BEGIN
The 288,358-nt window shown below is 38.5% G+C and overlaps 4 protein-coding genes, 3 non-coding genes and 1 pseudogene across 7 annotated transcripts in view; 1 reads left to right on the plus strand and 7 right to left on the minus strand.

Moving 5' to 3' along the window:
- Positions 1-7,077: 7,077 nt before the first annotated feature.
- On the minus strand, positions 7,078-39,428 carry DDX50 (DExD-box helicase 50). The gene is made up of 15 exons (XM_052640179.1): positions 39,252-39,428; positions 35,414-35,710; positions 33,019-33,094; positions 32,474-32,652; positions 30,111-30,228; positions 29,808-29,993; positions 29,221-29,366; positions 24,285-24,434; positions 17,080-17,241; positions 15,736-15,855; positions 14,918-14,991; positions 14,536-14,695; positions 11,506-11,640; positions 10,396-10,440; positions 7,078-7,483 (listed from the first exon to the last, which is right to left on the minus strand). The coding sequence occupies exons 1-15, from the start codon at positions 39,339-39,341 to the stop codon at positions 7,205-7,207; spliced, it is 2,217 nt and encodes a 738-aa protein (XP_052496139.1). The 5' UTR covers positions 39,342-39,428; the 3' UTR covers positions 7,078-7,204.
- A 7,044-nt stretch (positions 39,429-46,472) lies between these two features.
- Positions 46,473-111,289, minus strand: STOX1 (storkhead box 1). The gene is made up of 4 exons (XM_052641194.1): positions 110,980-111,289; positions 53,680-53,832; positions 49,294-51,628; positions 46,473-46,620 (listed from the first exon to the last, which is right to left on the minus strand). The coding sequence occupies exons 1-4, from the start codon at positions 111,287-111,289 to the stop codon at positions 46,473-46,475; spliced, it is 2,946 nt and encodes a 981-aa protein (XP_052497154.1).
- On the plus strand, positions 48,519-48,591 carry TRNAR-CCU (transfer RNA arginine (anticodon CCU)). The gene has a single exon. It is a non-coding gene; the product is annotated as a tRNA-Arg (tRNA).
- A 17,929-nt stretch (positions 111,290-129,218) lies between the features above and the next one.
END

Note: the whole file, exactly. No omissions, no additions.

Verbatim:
The 288,358-nt window shown below is 38.5% G+C and overlaps 4 protein-coding genes, 3 non-coding genes and 1 pseudogene across 7 annotated transcripts in view; 1 reads left to right on the plus strand and 7 right to left on the minus strand.

Moving 5' to 3' along the window:
- Positions 1-7,077: 7,077 nt before the first annotated feature.
- On the minus strand, positions 7,078-39,428 carry DDX50 (DExD-box helicase 50). The gene is made up of 15 exons (XM_052640179.1): positions 39,252-39,428; positions 35,414-35,710; positions 33,019-33,094; positions 32,474-32,652; positions 30,111-30,228; positions 29,808-29,993; positions 29,221-29,366; positions 24,285-24,434; positions 17,080-17,241; positions 15,736-15,855; positions 14,918-14,991; positions 14,536-14,695; positions 11,506-11,640; positions 10,396-10,440; positions 7,078-7,483 (listed from the first exon to the last, which is right to left on the minus strand). The coding sequence occupies exons 1-15, from the start codon at positions 39,339-39,341 to the stop codon at positions 7,205-7,207; spliced, it is 2,217 nt and encodes a 738-aa protein (XP_052496139.1). The 5' UTR covers positions 39,342-39,428; the 3' UTR covers positions 7,078-7,204.
- A 7,044-nt stretch (positions 39,429-46,472) lies between these two features.
- Positions 46,473-111,289, minus strand: STOX1 (storkhead box 1). The gene is made up of 4 exons (XM_052641194.1): positions 110,980-111,289; positions 53,680-53,832; positions 49,294-51,628; positions 46,473-46,620 (listed from the first exon to the last, which is right to left on the minus strand). The coding sequence occupies exons 1-4, from the start codon at positions 111,287-111,289 to the stop codon at positions 46,473-46,475; spliced, it is 2,946 nt and encodes a 981-aa protein (XP_052497154.1).
- On the plus strand, positions 48,519-48,591 carry TRNAR-CCU (transfer RNA arginine (anticodon CCU)). The gene has a single exon. It is a non-coding gene; the product is annotated as a tRNA-Arg (tRNA).
- A 17,929-nt stretch (positions 111,290-129,218) lies between the features above and the next one.